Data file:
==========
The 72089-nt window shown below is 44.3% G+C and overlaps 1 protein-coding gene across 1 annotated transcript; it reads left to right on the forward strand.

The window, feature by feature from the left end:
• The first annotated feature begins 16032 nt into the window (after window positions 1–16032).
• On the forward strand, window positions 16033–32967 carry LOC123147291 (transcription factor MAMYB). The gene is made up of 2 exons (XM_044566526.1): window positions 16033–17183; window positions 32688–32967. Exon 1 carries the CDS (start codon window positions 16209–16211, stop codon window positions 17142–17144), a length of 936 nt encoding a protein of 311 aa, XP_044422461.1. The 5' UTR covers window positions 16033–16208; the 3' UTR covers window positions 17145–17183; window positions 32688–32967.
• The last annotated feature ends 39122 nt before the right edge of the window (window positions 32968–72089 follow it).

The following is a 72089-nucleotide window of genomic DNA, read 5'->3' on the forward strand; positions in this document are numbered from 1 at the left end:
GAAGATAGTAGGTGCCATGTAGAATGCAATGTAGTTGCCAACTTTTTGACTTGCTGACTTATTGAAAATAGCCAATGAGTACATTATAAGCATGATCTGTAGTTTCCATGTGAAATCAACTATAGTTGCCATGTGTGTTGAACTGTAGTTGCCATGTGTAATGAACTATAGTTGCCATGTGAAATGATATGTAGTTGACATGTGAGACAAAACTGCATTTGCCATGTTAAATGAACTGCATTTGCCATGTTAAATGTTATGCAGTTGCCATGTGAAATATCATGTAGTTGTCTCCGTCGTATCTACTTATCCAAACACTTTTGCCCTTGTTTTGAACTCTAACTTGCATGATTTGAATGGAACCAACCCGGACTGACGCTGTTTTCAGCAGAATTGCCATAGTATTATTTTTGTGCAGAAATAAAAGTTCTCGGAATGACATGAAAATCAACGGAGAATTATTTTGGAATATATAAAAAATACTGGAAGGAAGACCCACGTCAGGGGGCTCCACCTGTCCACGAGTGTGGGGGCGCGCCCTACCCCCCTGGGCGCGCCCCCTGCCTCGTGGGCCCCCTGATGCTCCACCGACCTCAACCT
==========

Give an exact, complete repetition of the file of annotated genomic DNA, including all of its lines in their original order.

The 72089-nt window shown below is 44.3% G+C and overlaps 1 protein-coding gene across 1 annotated transcript; it reads left to right on the forward strand.

The window, feature by feature from the left end:
• The first annotated feature begins 16032 nt into the window (after window positions 1–16032).
• On the forward strand, window positions 16033–32967 carry LOC123147291 (transcription factor MAMYB). The gene is made up of 2 exons (XM_044566526.1): window positions 16033–17183; window positions 32688–32967. Exon 1 carries the CDS (start codon window positions 16209–16211, stop codon window positions 17142–17144), a length of 936 nt encoding a protein of 311 aa, XP_044422461.1. The 5' UTR covers window positions 16033–16208; the 3' UTR covers window positions 17145–17183; window positions 32688–32967.
• The last annotated feature ends 39122 nt before the right edge of the window (window positions 32968–72089 follow it).

The following is a 72089-nucleotide window of genomic DNA, read 5'->3' on the forward strand; positions in this document are numbered from 1 at the left end:
GAAGATAGTAGGTGCCATGTAGAATGCAATGTAGTTGCCAACTTTTTGACTTGCTGACTTATTGAAAATAGCCAATGAGTACATTATAAGCATGATCTGTAGTTTCCATGTGAAATCAACTATAGTTGCCATGTGTGTTGAACTGTAGTTGCCATGTGTAATGAACTATAGTTGCCATGTGAAATGATATGTAGTTGACATGTGAGACAAAACTGCATTTGCCATGTTAAATGAACTGCATTTGCCATGTTAAATGTTATGCAGTTGCCATGTGAAATATCATGTAGTTGTCTCCGTCGTATCTACTTATCCAAACACTTTTGCCCTTGTTTTGAACTCTAACTTGCATGATTTGAATGGAACCAACCCGGACTGACGCTGTTTTCAGCAGAATTGCCATAGTATTATTTTTGTGCAGAAATAAAAGTTCTCGGAATGACATGAAAATCAACGGAGAATTATTTTGGAATATATAAAAAATACTGGAAGGAAGACCCACGTCAGGGGGCTCCACCTGTCCACGAGTGTGGGGGCGCGCCCTACCCCCCTGGGCGCGCCCCCTGCCTCGTGGGCCCCCTGATGCTCCACCGACCTCAACCT